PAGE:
Wednesday, November 21, 2012
Reflections of a Pastry Cook.
On November 22, 2011, I sat on this bench and took a few deep breaths to calm my jittery nerves before I walked over to work from the parking garage. It was not only my first day working as a pastry cook, but also in a restaurant environment. Coming from a cake background, everything about the kitchen intimidated me. That day, Downtown Los Angeles felt so, so big and foreign to me.
Yesterday, on November 20, 2012, I sat on the same bench and took a few deep breaths in hopes to lighten my bittersweet heart. I quietly sat and reflected back on my journey as a pastry cook. The past year had gone by so quickly that, in all sincerity, the whole year felt like one long day. As opposed to my first day, Downtown Los Angeles felt so small to me. The tall skyscrapers, the busy streets, the constant honking, and the ear-piercing sirens, all felt so familiar and comforting. Unknowingly, this place had become my second home.
For the longest time following culinary school, I thought I was not fit to work in a restaurant environment and I was just not interested in doing so. I skipped through all the job listings available at restaurants or hotels and only read those pertaining to cakes or bakeries. However, one day, I had a somewhat random urge to work in a restaurant and decided to apply to the first listing I saw. It also happened to be the only restaurant I applied to. A few days later, I went in for a stage and a few days after that, I started my first day.
I don't know where to begin my story, or what to say first besides the fact that I cannot thank my chef enough for giving me a chance to put my foot forward. It was definitely a year well-spent and a year full of countless blessings. Sure, at times things were challenging and I wanted to cry, but more times than not, I smiled as a sense of accomplishment tingled my fingers.
As a professional, I was able to refine my skills and I learned what it was like and what it took to survive in a fast-paced environment. A month into the job, I was left to run the pastry station and train a new pastry cook (who was trained to be a hot-line cook and did not have much knowledge about baking), all while still learning the recipes myself. Reflecting back, I don't know how I did it, or where the courage and confidence came from, but I did. Right when I was about to catch my breath, I had to train another cook. Before I knew it, I was the leading the team. At times, the responsibility overwhelmed me because I was responsible for some of the mistakes made during my absence. However, I have no complaints because the overall experience was definitely so rewarding that it makes me choke up. For example, after struggling for months, when one of the pastry cooks made his first successful batch of macarons, I almost jumped up and down and hugged him. When the other pastry cooks initiated and started completing projects from the exact point I left off without my instructions, I wanted to do the happy dance in the walk-in fridge. We grew together as a team; all while forming and defining our own styles.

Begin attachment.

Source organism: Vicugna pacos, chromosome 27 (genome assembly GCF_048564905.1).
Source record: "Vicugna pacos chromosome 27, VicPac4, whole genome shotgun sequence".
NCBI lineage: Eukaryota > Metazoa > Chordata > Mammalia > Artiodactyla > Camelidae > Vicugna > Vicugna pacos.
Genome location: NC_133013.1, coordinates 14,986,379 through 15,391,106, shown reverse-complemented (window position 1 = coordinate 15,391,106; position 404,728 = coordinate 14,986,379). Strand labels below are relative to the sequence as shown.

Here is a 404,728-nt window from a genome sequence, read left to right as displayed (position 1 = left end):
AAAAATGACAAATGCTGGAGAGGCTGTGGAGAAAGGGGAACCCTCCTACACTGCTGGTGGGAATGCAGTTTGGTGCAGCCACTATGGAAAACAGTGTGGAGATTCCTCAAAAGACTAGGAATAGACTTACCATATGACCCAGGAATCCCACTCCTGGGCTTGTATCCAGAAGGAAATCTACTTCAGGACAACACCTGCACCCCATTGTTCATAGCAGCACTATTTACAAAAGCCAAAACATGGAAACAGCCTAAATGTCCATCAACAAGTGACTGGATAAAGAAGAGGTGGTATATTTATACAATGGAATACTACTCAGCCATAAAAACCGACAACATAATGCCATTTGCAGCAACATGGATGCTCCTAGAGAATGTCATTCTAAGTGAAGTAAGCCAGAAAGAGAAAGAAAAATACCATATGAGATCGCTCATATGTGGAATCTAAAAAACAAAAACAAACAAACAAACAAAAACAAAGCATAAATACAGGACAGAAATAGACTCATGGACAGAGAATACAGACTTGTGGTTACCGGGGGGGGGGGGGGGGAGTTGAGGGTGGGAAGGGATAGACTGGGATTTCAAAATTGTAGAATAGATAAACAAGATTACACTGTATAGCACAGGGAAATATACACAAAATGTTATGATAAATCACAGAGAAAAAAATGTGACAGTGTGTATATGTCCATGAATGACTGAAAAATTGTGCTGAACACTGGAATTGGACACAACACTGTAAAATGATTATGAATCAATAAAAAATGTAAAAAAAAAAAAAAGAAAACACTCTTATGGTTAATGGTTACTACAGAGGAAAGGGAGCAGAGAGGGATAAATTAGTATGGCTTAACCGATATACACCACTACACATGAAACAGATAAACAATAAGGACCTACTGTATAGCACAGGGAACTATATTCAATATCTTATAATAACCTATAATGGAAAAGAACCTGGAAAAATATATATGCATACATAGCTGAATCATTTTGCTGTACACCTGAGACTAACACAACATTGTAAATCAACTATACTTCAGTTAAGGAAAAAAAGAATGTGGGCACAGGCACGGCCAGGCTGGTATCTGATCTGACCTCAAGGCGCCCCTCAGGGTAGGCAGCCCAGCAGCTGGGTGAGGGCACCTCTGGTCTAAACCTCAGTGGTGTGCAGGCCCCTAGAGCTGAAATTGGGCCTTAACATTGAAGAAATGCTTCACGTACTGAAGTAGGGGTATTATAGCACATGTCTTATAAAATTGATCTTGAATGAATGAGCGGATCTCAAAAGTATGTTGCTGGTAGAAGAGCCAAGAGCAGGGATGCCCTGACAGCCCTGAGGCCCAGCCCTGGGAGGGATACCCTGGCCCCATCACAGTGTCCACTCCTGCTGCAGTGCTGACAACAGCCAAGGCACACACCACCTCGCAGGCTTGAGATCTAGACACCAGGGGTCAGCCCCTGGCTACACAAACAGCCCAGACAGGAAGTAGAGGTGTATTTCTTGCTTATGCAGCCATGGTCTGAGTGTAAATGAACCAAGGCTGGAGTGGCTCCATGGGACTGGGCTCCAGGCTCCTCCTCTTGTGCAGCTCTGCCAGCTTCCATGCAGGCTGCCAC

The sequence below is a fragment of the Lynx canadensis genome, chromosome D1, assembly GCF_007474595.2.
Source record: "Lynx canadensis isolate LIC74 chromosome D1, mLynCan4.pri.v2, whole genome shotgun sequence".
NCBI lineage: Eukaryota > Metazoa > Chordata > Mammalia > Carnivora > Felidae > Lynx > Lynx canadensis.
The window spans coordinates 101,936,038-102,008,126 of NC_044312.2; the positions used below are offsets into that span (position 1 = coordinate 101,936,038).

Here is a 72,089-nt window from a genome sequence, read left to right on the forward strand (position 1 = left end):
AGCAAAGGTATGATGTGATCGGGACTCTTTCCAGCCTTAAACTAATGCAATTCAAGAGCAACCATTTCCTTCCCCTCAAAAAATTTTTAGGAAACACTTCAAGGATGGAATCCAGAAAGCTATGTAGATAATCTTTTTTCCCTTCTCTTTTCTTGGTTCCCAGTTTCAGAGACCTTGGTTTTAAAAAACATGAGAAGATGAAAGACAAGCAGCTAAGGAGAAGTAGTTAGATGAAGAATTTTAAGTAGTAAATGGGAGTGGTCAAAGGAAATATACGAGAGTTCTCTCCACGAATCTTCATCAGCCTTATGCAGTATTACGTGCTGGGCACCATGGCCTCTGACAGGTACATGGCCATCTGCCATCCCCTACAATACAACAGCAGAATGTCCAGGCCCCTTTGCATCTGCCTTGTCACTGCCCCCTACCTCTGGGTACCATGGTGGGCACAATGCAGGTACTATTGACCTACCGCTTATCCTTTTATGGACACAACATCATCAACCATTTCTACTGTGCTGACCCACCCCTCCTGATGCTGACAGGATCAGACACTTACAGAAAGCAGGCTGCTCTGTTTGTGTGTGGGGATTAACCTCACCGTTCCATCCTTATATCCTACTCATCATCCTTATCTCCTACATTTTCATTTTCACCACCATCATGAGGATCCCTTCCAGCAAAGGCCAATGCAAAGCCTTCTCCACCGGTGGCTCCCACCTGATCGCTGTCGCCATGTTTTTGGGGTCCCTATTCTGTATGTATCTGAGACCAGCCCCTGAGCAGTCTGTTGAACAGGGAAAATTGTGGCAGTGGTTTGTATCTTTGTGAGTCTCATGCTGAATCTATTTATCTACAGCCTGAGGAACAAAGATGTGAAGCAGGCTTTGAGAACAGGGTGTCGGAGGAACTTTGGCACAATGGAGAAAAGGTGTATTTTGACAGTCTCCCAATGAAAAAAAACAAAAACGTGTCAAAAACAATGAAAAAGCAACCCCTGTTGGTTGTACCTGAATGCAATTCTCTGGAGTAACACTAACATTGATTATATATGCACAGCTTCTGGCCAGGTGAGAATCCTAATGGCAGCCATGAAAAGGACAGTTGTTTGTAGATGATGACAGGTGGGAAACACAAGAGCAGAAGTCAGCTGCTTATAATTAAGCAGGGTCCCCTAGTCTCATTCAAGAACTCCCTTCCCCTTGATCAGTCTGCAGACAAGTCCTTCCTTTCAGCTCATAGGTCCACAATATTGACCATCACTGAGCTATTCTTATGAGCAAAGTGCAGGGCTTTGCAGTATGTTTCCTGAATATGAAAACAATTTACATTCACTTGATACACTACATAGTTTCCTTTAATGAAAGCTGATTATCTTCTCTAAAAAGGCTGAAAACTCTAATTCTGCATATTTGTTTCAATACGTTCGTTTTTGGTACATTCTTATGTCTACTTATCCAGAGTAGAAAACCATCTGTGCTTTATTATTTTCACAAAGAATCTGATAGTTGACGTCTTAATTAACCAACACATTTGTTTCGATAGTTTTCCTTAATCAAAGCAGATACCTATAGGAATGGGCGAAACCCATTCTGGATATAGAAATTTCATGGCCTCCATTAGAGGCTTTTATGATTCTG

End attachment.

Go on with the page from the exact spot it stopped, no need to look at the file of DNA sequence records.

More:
As cliche as it sounds, I grew much as a person. I used to be really quiet and shy-- to the extent that one of the sous chefs wondered if I would ever talk at work. I am still reserved and quiet today, but I have learned to crack a joke when things in the kitchen get really tense and have developed the leisure to hum or sing to myself while prepping. I have learned that it is crucial for me to take a breath or two when five order-fire tickets with multiple desserts hit me at once and I am the only one on the station. I established strong leadership qualities and have learned I need some improvement with my communication skills. Overall, to cut things short, I have learned to feel more comfortable in my shoes. Now, I can confidently say I am proud of my passion even though some still label it as hopeless.
I have formed a deep appreciation and respect for all chefs and cooks working in such fast-paced, and at times dangerous, environment. If you still think most cooks are under-educated, hopeless, and dreamless, then shame on you. Many cooks hold multiple jobs to make ends meet and even in the midst of all that, are extremely well-rounded and cultured. Some are judged for their tattoos or sleeves, but some had no choice but to get them because the burn scars they have acquired were so dark, deep and many. Oh, and how can I forget the runners? And the dishwashers? If anything, they make the foundation of a restaurant.
During my year here, I have come to cherish the fact that a restaurant cannot be successful just because of the chef's ability to cook food. If anything, it is the effort of the dishwashers, runners, servers, cooks that provide the stage for the chef to shine. The next time you send wine back to the chef, please don't forget the dishwasher as they go most unnoticed and under-appreciated by the patrons.
Today, November 21, 2012, my journey as a pastry cook ended- or at this establishment at least. As I reflect back, there are a few things I could have done differently, but I leave with a content and peaceful heart.
I told myself I would not cry, but I ended up crying on my drive home from work.
I will miss everyone and though I did not show it, you all have molded me into the silly girl I am today.
The jokes, laughter, sweat and tears we have shared have become a strong part of my identity.
Posted by miso at 11:24 PM